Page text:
By Andrew Hawkins
“After three years and millions of passenger miles as the largest operation of our kind in the country, Bridj is winding down,” wrote Matt George, the CEO of the pop-up transit service. He went on to describe the details of how his company collapsed:
We made the strategic choice to pursue a deal with a major car company who promised a close date for a sizable transaction in lieu of a traditional venture capital funding round. The close date timeline extended from weeks to months, as they sought to gain the appropriate internal approvals that we (and they) thought were already in place. Throughout, we remained convinced of the close strategic fit and both sides had every expectation that the transaction would close. Despite assurances, and all parties acting in the best of faith, that didn’t happen.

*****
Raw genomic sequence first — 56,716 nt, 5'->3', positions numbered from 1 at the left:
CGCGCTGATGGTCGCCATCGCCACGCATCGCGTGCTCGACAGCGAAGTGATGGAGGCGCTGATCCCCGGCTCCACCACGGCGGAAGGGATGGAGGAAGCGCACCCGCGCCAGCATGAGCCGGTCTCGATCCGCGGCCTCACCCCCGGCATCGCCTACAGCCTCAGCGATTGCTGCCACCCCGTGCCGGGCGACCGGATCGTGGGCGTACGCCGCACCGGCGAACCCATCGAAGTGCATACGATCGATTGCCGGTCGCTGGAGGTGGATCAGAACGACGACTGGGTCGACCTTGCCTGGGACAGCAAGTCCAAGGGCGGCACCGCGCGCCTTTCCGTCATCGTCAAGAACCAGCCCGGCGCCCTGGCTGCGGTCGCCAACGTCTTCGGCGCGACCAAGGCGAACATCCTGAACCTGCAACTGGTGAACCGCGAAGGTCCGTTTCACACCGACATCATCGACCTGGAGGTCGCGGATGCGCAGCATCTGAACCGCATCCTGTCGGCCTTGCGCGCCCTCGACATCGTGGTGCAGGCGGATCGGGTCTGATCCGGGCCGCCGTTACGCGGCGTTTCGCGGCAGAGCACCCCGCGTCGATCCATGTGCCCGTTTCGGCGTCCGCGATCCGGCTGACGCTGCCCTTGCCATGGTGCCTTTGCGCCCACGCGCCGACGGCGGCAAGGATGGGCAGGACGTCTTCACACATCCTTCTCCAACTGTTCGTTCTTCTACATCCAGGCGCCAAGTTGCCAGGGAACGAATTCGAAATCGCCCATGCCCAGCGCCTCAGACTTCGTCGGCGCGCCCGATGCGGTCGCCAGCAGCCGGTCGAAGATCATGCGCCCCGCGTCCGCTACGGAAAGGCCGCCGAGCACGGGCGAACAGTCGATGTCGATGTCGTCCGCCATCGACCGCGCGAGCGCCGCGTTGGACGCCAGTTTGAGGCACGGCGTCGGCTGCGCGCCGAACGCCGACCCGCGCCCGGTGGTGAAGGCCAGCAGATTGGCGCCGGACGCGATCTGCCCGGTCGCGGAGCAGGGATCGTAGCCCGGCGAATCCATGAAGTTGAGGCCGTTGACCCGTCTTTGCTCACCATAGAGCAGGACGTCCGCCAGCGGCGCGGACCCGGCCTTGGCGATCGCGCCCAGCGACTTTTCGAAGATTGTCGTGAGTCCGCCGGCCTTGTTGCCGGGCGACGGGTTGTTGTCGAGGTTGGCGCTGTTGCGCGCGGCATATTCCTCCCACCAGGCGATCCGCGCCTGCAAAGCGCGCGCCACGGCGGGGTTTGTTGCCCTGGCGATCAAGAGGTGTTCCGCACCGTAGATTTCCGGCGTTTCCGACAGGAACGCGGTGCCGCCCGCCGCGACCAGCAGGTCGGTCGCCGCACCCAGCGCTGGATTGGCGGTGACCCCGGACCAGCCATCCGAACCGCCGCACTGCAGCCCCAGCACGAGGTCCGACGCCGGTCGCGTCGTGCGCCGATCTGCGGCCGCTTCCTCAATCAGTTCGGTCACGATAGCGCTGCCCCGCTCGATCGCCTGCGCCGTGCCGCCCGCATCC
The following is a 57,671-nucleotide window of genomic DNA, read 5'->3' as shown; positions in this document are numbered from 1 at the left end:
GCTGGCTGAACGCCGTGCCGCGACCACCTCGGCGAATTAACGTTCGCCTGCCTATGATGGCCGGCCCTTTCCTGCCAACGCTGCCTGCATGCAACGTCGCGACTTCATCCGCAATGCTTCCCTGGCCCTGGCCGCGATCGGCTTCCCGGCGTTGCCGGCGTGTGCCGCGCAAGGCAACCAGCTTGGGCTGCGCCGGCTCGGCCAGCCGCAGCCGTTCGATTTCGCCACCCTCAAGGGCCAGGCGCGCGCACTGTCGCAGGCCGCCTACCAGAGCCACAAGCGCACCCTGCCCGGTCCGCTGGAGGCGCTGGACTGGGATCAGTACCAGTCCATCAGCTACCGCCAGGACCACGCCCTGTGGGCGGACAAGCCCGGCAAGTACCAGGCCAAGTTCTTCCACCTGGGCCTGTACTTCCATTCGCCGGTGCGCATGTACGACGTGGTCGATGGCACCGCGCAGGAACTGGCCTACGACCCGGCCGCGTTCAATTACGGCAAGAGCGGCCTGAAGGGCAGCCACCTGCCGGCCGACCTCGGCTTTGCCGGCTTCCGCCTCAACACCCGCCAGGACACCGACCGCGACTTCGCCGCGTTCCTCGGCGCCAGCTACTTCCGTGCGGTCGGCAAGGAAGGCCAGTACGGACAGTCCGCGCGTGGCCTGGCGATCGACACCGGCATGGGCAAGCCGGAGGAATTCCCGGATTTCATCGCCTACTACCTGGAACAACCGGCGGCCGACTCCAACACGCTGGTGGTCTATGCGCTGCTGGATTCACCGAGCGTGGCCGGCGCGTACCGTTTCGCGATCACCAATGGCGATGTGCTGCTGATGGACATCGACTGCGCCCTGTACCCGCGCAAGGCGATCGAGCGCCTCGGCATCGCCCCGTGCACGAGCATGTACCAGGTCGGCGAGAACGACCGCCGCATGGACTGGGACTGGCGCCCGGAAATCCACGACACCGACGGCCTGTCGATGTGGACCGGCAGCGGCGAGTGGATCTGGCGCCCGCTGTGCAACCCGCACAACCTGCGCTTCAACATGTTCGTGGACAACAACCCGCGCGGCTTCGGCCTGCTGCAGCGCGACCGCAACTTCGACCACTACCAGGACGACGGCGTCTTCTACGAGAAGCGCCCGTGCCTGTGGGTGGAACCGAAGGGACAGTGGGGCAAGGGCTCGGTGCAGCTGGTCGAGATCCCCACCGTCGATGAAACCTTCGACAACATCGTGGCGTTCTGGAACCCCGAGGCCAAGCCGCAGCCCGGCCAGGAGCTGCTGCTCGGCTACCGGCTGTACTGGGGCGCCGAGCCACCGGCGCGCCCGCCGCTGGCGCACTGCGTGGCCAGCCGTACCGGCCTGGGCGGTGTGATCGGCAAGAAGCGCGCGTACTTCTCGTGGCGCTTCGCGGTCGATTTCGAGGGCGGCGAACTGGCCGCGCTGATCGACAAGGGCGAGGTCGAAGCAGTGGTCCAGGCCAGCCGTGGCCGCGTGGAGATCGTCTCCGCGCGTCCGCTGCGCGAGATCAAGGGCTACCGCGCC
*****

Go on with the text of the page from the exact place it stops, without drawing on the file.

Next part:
Over a year ago, the future of Bridj was looking bright. The startup had just announced plans to team up with Ford to launch an on-demand bus service in Kansas City. Essentially, Bridj worked like Uber, but for buses: tap an app, reserve a seat on a 14-passenger shuttle bus operating at fixed times, then get taken to your destination. The company also operated its pop-up bus service in Boston, Austin, and Washington, DC.